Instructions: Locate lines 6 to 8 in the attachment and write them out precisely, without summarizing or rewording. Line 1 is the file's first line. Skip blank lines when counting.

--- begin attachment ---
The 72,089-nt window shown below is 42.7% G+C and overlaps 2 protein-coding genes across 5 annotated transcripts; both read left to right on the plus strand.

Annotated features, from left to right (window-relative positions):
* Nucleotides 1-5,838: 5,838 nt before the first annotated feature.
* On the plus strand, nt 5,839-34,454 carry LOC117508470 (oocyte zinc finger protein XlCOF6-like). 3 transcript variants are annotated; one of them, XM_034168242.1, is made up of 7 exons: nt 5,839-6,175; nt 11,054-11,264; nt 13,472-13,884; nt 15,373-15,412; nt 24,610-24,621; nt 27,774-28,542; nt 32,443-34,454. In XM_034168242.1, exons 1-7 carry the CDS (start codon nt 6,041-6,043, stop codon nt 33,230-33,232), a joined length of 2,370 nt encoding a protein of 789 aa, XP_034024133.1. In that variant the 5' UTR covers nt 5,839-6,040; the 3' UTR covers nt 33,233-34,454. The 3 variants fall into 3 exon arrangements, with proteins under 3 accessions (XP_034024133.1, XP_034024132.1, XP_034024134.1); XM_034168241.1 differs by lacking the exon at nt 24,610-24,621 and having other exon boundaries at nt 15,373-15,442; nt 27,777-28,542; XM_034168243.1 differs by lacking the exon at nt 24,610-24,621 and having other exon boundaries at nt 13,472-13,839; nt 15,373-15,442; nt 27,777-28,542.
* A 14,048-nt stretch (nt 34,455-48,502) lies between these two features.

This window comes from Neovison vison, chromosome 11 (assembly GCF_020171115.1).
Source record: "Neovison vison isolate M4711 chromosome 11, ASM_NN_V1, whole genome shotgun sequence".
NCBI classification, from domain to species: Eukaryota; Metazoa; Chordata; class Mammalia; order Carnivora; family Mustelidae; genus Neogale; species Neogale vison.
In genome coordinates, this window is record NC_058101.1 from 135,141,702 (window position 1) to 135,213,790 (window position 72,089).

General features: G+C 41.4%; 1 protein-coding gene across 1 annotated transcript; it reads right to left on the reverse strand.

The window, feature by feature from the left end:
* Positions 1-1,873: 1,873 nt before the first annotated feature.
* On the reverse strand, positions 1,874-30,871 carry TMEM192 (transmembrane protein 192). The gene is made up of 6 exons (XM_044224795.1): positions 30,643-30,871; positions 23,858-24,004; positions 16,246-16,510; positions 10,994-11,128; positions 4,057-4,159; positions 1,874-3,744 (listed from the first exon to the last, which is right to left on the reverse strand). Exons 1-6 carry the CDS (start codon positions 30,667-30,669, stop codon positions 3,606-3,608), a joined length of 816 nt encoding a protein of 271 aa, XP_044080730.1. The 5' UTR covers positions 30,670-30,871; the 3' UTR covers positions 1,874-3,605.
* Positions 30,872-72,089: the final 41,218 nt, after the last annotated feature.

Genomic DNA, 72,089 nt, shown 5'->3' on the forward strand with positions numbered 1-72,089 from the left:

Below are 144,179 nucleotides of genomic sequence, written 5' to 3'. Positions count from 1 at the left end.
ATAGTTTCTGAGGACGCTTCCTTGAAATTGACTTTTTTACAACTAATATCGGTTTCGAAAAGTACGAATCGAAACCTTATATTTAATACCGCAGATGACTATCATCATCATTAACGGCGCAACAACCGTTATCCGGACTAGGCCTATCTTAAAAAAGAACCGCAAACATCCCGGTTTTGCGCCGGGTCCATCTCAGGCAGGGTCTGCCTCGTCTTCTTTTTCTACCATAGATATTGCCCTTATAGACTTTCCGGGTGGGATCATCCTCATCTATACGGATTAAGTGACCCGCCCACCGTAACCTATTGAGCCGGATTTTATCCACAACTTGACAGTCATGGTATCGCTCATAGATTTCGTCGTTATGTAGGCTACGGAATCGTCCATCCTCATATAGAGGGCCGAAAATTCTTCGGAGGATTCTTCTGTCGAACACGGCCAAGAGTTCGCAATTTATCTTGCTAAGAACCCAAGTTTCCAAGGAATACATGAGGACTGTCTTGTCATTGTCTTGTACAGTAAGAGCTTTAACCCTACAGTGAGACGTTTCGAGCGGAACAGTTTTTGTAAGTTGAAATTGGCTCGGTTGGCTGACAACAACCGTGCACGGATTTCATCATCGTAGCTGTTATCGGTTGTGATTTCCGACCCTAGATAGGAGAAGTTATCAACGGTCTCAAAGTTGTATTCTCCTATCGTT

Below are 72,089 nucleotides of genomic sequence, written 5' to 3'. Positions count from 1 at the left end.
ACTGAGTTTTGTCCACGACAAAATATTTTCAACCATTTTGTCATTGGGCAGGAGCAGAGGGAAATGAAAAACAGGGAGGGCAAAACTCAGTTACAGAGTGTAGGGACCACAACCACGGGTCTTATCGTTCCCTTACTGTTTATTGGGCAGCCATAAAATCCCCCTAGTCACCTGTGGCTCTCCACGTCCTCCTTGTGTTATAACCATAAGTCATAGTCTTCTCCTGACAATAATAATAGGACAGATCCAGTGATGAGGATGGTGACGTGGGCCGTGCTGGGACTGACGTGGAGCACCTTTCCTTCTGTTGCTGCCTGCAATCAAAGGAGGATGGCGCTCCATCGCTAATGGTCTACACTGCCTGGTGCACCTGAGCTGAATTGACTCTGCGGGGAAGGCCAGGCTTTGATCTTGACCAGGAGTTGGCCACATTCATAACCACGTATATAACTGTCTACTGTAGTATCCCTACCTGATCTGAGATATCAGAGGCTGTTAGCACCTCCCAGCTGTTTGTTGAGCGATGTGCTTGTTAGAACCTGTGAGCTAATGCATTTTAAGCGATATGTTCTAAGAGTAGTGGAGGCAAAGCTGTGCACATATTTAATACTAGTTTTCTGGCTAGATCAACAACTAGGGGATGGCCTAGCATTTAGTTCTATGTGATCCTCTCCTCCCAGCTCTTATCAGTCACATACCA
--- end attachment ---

This window comes from Neovison vison, chromosome 11 (assembly GCF_020171115.1).
Source record: "Neovison vison isolate M4711 chromosome 11, ASM_NN_V1, whole genome shotgun sequence".
NCBI classification, from domain to species: Eukaryota; Metazoa; Chordata; class Mammalia; order Carnivora; family Mustelidae; genus Neogale; species Neogale vison.